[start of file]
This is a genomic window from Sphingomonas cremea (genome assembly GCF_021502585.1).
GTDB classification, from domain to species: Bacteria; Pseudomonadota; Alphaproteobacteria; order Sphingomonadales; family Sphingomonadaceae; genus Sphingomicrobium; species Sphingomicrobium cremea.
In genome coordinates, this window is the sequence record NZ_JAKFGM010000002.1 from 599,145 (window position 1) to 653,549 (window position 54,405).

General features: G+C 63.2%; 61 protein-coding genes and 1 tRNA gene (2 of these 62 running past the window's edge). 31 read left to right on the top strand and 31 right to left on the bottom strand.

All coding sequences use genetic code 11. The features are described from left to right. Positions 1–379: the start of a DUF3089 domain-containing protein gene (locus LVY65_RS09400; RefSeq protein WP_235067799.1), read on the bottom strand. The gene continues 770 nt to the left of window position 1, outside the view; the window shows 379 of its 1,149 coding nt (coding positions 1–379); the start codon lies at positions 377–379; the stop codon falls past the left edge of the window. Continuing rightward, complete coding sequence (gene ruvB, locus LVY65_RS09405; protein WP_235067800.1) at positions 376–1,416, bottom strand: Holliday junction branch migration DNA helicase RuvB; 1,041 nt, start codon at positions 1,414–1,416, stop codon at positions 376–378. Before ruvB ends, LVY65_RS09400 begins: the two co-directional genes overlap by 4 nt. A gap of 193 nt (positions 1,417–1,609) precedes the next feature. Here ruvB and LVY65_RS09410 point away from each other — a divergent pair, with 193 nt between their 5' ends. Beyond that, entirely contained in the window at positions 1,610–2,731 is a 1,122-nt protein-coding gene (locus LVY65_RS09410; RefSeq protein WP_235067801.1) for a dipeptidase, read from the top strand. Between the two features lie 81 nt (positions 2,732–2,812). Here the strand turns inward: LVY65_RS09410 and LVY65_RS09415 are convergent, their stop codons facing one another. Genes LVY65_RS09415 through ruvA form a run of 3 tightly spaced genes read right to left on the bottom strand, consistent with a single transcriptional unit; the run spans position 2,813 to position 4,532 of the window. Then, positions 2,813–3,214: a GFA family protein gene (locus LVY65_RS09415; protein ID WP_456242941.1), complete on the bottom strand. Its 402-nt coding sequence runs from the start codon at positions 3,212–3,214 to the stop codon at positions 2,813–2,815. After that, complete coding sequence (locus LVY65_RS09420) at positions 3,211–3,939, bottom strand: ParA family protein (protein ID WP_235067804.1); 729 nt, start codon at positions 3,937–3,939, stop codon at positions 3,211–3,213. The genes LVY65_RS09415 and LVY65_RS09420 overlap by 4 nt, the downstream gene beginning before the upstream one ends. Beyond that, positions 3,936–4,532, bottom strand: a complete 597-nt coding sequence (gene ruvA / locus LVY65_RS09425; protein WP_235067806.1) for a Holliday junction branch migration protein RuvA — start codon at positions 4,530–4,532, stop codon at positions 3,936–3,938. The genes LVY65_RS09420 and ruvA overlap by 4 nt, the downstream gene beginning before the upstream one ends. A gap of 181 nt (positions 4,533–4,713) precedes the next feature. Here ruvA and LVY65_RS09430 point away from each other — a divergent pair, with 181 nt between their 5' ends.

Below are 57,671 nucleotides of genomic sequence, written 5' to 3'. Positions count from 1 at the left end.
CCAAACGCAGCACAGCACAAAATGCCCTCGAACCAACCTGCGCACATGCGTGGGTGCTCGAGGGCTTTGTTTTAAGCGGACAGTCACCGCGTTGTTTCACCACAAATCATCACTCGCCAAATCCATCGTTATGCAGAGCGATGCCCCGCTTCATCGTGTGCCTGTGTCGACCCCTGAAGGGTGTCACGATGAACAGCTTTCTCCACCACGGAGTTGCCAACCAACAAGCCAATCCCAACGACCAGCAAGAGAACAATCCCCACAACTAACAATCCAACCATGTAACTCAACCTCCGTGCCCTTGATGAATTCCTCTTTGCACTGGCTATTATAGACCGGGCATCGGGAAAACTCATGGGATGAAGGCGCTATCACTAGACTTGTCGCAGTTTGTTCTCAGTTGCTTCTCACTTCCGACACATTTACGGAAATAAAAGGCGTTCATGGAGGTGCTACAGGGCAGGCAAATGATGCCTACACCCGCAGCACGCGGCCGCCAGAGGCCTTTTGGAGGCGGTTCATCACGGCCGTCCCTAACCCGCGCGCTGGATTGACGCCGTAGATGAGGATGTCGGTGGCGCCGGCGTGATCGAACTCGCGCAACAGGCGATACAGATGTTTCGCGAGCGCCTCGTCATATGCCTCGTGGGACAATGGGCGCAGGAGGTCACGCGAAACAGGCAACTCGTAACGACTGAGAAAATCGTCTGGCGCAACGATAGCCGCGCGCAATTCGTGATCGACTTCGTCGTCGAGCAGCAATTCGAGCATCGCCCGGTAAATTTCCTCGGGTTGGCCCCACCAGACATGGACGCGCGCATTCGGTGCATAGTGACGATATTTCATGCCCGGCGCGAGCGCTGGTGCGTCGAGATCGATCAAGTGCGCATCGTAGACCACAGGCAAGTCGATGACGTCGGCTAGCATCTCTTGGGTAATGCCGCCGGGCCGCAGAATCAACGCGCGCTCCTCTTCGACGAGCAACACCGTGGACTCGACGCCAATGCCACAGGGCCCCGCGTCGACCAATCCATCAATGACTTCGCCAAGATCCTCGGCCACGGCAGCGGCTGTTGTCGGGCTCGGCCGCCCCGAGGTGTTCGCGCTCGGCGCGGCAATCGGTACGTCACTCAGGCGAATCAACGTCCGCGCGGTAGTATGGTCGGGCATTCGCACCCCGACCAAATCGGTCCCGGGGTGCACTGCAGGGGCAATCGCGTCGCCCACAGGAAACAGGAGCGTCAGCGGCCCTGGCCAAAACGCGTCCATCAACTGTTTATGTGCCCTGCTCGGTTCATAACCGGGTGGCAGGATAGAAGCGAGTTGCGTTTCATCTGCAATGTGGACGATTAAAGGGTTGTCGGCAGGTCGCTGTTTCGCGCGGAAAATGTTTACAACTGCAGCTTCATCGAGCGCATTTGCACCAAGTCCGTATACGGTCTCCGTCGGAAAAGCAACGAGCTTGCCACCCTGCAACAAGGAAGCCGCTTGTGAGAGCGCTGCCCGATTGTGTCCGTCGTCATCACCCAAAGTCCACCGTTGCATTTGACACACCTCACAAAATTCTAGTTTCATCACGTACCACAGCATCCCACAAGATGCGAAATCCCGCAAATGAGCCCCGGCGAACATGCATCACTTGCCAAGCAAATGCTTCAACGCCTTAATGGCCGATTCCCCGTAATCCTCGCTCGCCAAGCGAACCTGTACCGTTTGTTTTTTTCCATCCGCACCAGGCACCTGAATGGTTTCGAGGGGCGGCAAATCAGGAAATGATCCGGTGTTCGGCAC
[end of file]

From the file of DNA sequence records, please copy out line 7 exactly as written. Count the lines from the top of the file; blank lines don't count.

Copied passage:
CCAAACGCAGCACAGCACAAAATGCCCTCGAACCAACCTGCGCACATGCGTGGGTGCTCGAGGGCTTTGTTTTAAGCGGACAGTCACCGCGTTGTTTCACCACAAATCATCACTCGCCAAATCCATCGTTATGCAGAGCGATGCCCCGCTTCATCGTGTGCCTGTGTCGACCCCTGAAGGGTGTCACGATGAACAGCTTTCTCCACCACGGAGTTGCCAACCAACAAGCCAATCCCAACGACCAGCAAGAGAACAATCCCCACAACTAACAATCCAACCATGTAACTCAACCTCCGTGCCCTTGATGAATTCCTCTTTGCACTGGCTATTATAGACCGGGCATCGGGAAAACTCATGGGATGAAGGCGCTATCACTAGACTTGTCGCAGTTTGTTCTCAGTTGCTTCTCACTTCCGACACATTTACGGAAATAAAAGGCGTTCATGGAGGTGCTACAGGGCAGGCAAATGATGCCTACACCCGCAGCACGCGGCCGCCAGAGGCCTTTTGGAGGCGGTTCATCACGGCCGTCCCTAACCCGCGCGCTGGATTGACGCCGTAGATGAGGATGTCGGTGGCGCCGGCGTGATCGAACTCGCGCAACAGGCGATACAGATGTTTCGCGAGCGCCTCGTCATATGCCTCGTGGGACAATGGGCGCAGGAGGTCACGCGAAACAGGCAACTCGTAACGACTGAGAAAATCGTCTGGCGCAACGATAGCCGCGCGCAATTCGTGATCGACTTCGTCGTCGAGCAGCAATTCGAGCATCGCCCGGTAAATTTCCTCGGGTTGGCCCCACCAGACATGGACGCGCGCATTCGGTGCATAGTGACGATATTTCATGCCCGGCGCGAGCGCTGGTGCGTCGAGATCGATCAAGTGCGCATCGTAGACCACAGGCAAGTCGATGACGTCGGCTAGCATCTCTTGGGTAATGCCGCCGGGCCGCAGAATCAACGCGCGCTCCTCTTCGACGAGCAACACCGTGGACTCGACGCCAATGCCACAGGGCCCCGCGTCGACCAATCCATCAATGACTTCGCCAAGATCCTCGGCCACGGCAGCGGCTGTTGTCGGGCTCGGCCGCCCCGAGGTGTTCGCGCTCGGCGCGGCAATCGGTACGTCACTCAGGCGAATCAACGTCCGCGCGGTAGTATGGTCGGGCATTCGCACCCCGACCAAATCGGTCCCGGGGTGCACTGCAGGGGCAATCGCGTCGCCCACAGGAAACAGGAGCGTCAGCGGCCCTGGCCAAAACGCGTCCATCAACTGTTTATGTGCCCTGCTCGGTTCATAACCGGGTGGCAGGATAGAAGCGAGTTGCGTTTCATCTGCAATGTGGACGATTAAAGGGTTGTCGGCAGGTCGCTGTTTCGCGCGGAAAATGTTTACAACTGCAGCTTCATCGAGCGCATTTGCACCAAGTCCGTATACGGTCTCCGTCGGAAAAGCAACGAGCTTGCCACCCTGCAACAAGGAAGCCGCTTGTGAGAGCGCTGCCCGATTGTGTCCGTCGTCATCACCCAAAGTCCACCGTTGCATTTGACACACCTCACAAAATTCTAGTTTCATCACGTACCACAGCATCCCACAAGATGCGAAATCCCGCAAATGAGCCCCGGCGAACATGCATCACTTGCCAAGCAAATGCTTCAACGCCTTAATGGCCGATTCCCCGTAATCCTCGCTCGCCAAGCGAACCTGTACCGTTTGTTTTTTTCCATCCGCACCAGGCACCTGAATGGTTTCGAGGGGCGGCAAATCAGGAAATGATCCGGTGTTCGGCAC